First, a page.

The Creators – Paul Tobin – Writer, Andrea Mutti – Artist & Colours, Taylor Esposito – Letters
The Players – Tyler Severin, Bee Foster, Sheriff Roger Tate
The Story – Bee Foster lives with an abusive dad but it is more than that as he hears voices and those voices have a plan for all those who hear them, directly or indirectly.
The Take – Aftershock which has been going through a boom of sorts recently thanks to a financial partner has released yet another new book, this one a slice of horror courtesy of Paul Tobin and Andrea Mutti. To sum it up, this was a great first issue, one filled with horror and paranoia from the start, leading to mystery and a darkness begging to be explored. Tyler Severin is a child safety nurse who is out on a call to one Leo Foster’s house and immediately violence enters the picture as Leo stabs Tyler’s partner Juliette through the chest with a stake because ‘The Snitch’ told him to do so. Tyler then finds himself a prisoner, forced to dig a tunnel for Leo and the voices in his head and as he digs over the days and weeks, he finally breaks through to the other side where he discovers something old and something that is at the very least, otherworldly. Tobin does a great job at setting the stage with this first issue for what is to come, though just what that might be has yet to be revealed, though, given the last page of the book, it is definitely going to be something straight from a nightmare. Making it come to horrific life is Mutti whose artwork is perfectly suited for this tale of darkness, the muted colours and almost washed-out look of it that lets readers know immediately what they are in for. One also has to factor in Roger Tate, the local sheriff where Tyler was eventually found after he somehow ‘escaped’ his confinement, as the man years later, knows that there is something else waiting to be discovered about the case as none of it makes sense, he simply needs to do the discovering. The characters, especially Bee, are fairly interesting at this point though Tobin is sure to go deeper into just what makes them who they are as horror always tends to bring out that which makes people tick. As for the horror itself, it is effective and Tobin paints it not only as a mystery but one that has a history and old horror is sometimes the scarier kind as it has a gravitas to it, something that should not only be feared but almost respected in a way. Altogether, Bunny Mask is worth a read and one of the better books being published by Aftershock at the moment.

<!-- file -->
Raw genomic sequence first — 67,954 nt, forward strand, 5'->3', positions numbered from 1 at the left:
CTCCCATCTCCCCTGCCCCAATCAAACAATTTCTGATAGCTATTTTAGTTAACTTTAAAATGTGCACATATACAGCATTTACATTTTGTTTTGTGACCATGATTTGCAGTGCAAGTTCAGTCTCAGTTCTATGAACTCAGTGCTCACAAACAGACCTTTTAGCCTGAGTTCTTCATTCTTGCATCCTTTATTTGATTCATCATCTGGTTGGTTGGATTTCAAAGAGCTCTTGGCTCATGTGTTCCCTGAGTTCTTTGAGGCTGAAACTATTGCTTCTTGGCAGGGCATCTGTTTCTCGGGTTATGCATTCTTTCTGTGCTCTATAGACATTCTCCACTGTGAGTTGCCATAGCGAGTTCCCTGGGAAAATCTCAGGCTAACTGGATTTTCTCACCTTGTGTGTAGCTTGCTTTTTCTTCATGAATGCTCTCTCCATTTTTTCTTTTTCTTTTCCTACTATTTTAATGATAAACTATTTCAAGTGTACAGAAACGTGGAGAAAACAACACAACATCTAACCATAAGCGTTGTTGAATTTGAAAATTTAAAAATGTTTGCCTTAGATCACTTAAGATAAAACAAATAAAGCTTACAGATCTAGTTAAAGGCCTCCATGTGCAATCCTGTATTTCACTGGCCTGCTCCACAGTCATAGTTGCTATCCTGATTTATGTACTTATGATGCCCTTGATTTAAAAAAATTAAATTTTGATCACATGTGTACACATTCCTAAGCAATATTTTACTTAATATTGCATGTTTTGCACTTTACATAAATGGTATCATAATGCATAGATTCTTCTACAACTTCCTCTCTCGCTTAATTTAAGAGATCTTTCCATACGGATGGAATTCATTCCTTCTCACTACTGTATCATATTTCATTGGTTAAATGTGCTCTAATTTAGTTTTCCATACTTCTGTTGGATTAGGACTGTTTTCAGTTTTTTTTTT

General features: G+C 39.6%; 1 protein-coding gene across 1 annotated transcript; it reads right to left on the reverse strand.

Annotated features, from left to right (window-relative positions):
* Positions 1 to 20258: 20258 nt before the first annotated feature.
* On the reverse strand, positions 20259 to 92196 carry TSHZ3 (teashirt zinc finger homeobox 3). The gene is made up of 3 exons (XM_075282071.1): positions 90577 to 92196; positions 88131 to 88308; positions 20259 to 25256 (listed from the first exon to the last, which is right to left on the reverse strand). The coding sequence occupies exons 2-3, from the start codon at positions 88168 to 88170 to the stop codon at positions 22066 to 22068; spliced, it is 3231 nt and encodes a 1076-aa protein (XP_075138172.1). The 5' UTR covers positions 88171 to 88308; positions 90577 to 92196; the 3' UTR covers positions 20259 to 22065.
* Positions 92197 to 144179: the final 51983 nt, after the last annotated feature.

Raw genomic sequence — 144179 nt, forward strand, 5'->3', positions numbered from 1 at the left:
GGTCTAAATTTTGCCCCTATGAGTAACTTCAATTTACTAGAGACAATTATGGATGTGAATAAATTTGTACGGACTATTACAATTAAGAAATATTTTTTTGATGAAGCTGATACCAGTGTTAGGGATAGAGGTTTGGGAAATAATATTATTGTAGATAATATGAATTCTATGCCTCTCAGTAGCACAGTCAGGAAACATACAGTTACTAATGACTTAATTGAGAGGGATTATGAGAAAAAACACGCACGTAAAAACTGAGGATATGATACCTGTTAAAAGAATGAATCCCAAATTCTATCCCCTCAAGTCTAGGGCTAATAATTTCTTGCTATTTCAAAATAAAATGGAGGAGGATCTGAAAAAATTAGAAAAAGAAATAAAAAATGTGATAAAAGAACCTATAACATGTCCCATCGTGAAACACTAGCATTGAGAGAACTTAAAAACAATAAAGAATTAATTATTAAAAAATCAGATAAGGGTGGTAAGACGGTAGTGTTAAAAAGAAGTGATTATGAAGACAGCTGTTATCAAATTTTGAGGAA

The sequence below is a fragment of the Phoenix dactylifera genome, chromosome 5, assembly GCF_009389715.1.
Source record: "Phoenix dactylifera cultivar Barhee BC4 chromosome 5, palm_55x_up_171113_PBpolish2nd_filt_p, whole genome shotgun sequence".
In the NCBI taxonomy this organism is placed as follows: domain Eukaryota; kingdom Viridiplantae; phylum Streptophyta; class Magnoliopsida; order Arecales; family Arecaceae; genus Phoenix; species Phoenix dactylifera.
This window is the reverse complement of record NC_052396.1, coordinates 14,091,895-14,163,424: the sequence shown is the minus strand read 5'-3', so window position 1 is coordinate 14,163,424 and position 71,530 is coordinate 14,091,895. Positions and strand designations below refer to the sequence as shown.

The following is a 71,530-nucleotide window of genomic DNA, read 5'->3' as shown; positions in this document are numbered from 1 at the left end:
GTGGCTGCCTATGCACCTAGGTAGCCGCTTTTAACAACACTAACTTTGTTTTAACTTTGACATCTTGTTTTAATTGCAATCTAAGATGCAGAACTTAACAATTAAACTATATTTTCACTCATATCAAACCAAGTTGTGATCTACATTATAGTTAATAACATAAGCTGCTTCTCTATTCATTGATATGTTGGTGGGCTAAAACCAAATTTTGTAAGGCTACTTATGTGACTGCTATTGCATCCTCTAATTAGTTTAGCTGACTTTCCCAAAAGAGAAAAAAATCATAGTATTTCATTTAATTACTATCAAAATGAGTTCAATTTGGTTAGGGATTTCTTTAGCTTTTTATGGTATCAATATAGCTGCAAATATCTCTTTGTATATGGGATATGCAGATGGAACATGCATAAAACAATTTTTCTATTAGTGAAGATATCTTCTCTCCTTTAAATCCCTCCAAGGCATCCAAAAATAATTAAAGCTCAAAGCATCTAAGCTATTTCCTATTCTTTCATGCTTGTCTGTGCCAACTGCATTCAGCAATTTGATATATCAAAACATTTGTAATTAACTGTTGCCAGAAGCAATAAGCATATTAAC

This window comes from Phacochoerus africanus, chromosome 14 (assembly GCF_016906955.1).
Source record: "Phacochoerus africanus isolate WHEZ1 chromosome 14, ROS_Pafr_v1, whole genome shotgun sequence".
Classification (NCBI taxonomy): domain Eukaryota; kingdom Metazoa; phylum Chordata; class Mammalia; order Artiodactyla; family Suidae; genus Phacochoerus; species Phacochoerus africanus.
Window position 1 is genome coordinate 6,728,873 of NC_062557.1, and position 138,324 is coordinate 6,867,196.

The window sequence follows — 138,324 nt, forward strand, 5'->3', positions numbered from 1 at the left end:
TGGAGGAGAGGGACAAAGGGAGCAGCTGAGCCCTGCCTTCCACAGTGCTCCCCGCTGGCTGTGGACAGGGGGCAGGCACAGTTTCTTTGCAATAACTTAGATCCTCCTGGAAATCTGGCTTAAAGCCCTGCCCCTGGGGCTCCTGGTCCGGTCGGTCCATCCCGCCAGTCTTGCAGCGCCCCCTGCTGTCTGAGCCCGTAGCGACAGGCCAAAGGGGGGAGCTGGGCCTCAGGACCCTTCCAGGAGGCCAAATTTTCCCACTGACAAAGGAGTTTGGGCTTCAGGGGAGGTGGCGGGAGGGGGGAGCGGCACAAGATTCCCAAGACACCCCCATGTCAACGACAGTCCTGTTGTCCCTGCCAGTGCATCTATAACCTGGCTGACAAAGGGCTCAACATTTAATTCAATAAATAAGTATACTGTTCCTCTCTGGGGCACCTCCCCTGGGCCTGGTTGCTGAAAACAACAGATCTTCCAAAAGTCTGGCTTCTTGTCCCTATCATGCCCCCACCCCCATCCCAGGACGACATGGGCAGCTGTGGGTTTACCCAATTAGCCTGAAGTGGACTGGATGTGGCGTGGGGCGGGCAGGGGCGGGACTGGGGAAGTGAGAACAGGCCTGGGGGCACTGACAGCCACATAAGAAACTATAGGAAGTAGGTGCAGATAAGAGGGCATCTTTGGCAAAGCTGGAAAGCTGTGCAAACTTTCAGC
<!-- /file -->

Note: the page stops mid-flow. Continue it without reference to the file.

Worth It? – Yes
Categories: Comics, Four Colour Thoughts
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